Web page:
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Old 10-08-2008, 07:00 PM   #1
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U2 by U2: another mistake of the 2000's?

I've recently come to the conclusion that U2 by U2 is mainly crap. For a band still relevant and in the mainstream and whose story isn't yet finished, is a book like this not a little premature?

I bought the book right when it came out and was first excited to see the format copied from The Beatles Anthology. The only difference between the Beatles book and U2 by U2 is that the Beatles Anthology is actually interesting.

If I'm gonna nitpick, they don't even know their own history at times! I love the part where edge says that Acrobat never became a live favorite....ummm...is that because it was never played live?

Another annoyance of the book is the fact that U2 seem like they have a self esteem issue about anything POP related. Rather than tell anything insightful or even interesting, most of U2's comments about this era are "it was a good idea that never really became a great song."

U2 At The End of the World was a great book, full of interesting, fun stories but mixed with the serious side of U2. I think U2 by U2 shows a pretty dry, boring version of U2.

What could have saved this book?

Time--U2's story is not complete. Maybe if they'd waited a few years...I mean, how can you put an album that's only been out a couple of years into perspective?

Interviews-- They should have included the people who've made U2 who they are, such as Willie Williams, Eno, Lanios, Flood, Lillywhite...heck I would even love to hear Thomas's take on recording with U2 for HTDAAB. This in and of itself would have given the book a much greater perspective and allowed some outside opinion; much like the Beatles Anthology included George Martin, Derek Taylor...etc. Their perspectives are as much fun to read as those of the actual band members.

Anyway, time for me to shelve U2 by U2...hopefully in 10 years there will be a revised edition that includes the many "5th members" of U2.
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Old 10-08-2008, 07:05 PM   #2
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Ahh... it sounds to me like you are simply looking for faults in the book.
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Old 10-08-2008, 07:11 PM   #3
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Ahh... it sounds to me like you are simply looking for faults in the book.
No, I tried to like it...I bought it the day it came out and it's been read cover to cover...I just finally come to the conclusion that, in my opinion, it's crap.

They've lived such fascinating lives...this book is like the watered down, semi-history... For comparison, read The Beatles Anthology(the format that U2 copied for their book). The good, bad and ugly was included, and it made the read much more interesting.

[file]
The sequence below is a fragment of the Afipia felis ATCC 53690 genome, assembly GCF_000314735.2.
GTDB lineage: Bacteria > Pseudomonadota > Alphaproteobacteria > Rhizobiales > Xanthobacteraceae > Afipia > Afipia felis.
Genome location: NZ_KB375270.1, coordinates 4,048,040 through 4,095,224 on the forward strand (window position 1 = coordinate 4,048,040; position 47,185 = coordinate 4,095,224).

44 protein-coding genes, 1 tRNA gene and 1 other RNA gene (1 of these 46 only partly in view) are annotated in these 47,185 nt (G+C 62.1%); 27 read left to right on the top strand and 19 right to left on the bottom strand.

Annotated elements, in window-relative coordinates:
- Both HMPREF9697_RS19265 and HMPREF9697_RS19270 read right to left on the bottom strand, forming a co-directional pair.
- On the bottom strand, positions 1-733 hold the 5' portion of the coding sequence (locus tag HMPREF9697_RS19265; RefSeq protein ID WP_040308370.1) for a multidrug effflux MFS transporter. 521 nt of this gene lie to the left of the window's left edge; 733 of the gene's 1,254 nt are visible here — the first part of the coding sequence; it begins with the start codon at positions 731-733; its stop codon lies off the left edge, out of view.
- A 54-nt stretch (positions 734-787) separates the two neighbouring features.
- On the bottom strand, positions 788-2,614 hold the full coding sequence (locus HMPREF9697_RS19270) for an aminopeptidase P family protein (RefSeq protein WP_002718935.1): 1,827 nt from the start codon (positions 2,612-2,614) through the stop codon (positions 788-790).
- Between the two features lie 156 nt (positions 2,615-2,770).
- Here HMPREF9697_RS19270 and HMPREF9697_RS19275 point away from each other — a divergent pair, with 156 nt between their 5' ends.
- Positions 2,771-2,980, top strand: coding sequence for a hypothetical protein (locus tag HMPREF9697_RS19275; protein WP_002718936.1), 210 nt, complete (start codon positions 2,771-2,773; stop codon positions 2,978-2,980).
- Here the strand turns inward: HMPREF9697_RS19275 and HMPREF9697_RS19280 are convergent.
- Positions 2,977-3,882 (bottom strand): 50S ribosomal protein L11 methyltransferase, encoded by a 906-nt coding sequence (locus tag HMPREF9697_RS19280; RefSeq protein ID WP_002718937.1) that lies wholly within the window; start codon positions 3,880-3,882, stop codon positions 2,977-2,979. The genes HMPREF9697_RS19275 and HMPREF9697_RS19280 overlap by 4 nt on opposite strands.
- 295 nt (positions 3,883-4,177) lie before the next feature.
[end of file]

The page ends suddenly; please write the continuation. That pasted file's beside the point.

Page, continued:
As I already said, U2 at the End of the World gave much better insight into the history, psychology, and personality of the band members.
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Old 10-08-2008, 07:25 PM   #4
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I think U2 by U2 is a great, holy grail type book for some people while for others it is a mixed bag or less. In the end, that's because people wanted different things. The original poster wanted better stories like those found in previous books. I personally wanted more behind the scenes information of albums and songs.

What you end up getting is a biography with some revisionist history which in the end is what most autobiographies end up having. In my opinion, that's not very good reading because Bono is the only member interesting enough for a biography.

The music and the influences are what is really interesting. The most disappointing thing about the book for me was how little they actually talked about the making of the albums and songs. I don't think you can put that on the band. The questions and ques were pretty boring based on the responses.
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Old 10-08-2008, 07:26 PM   #5
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I found U2 by U2 very interesting. I read it in a few days.
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Old 10-08-2008, 07:44 PM   #6
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I think U2 by U2 is a great, holy grail type book for some people while for others it is a mixed bag or less. In the end, that's because people wanted different things. The original poster wanted better stories like those found in previous books. I personally wanted more behind the scenes information of albums and songs.

What you end up getting is a biography with some revisionist history which in the end is what most autobiographies end up having. In my opinion, that's not very good reading because Bono is the only member interesting enough for a biography.

The music and the influences are what is really interesting. The most disappointing thing about the book for me was how little they actually talked about the making of the albums and songs. I don't think you can put that on the band. The questions and ques were pretty boring based on the responses.
You said it better than I was able to put it...my sentiments exactly.